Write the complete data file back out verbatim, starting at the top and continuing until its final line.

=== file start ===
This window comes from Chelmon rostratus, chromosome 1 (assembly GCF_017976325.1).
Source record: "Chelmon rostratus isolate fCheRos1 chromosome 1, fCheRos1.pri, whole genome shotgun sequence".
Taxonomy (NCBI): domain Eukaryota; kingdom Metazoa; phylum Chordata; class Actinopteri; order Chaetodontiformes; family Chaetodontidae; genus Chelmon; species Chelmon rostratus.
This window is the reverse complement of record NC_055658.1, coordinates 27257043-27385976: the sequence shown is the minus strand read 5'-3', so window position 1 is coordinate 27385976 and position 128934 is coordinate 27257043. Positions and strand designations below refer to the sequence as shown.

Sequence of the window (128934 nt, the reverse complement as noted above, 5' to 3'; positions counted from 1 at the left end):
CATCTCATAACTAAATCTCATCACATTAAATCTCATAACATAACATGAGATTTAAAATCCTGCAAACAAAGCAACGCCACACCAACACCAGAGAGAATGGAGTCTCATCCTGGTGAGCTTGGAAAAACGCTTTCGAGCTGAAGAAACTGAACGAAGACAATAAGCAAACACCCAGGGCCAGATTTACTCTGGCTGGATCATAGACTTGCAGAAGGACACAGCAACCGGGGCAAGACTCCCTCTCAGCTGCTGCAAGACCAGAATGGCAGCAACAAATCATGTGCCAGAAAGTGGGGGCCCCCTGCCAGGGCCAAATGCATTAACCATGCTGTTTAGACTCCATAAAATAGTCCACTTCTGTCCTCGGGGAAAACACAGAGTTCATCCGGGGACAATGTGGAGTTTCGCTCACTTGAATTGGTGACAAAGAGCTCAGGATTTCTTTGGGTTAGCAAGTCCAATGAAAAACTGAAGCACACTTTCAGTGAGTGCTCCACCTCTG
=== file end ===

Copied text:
This window comes from Chelmon rostratus, chromosome 1 (assembly GCF_017976325.1).
Source record: "Chelmon rostratus isolate fCheRos1 chromosome 1, fCheRos1.pri, whole genome shotgun sequence".
Taxonomy (NCBI): domain Eukaryota; kingdom Metazoa; phylum Chordata; class Actinopteri; order Chaetodontiformes; family Chaetodontidae; genus Chelmon; species Chelmon rostratus.
This window is the reverse complement of record NC_055658.1, coordinates 27257043-27385976: the sequence shown is the minus strand read 5'-3', so window position 1 is coordinate 27385976 and position 128934 is coordinate 27257043. Positions and strand designations below refer to the sequence as shown.

Sequence of the window (128934 nt, the reverse complement as noted above, 5' to 3'; positions counted from 1 at the left end):
CATCTCATAACTAAATCTCATCACATTAAATCTCATAACATAACATGAGATTTAAAATCCTGCAAACAAAGCAACGCCACACCAACACCAGAGAGAATGGAGTCTCATCCTGGTGAGCTTGGAAAAACGCTTTCGAGCTGAAGAAACTGAACGAAGACAATAAGCAAACACCCAGGGCCAGATTTACTCTGGCTGGATCATAGACTTGCAGAAGGACACAGCAACCGGGGCAAGACTCCCTCTCAGCTGCTGCAAGACCAGAATGGCAGCAACAAATCATGTGCCAGAAAGTGGGGGCCCCCTGCCAGGGCCAAATGCATTAACCATGCTGTTTAGACTCCATAAAATAGTCCACTTCTGTCCTCGGGGAAAACACAGAGTTCATCCGGGGACAATGTGGAGTTTCGCTCACTTGAATTGGTGACAAAGAGCTCAGGATTTCTTTGGGTTAGCAAGTCCAATGAAAAACTGAAGCACACTTTCAGTGAGTGCTCCACCTCTG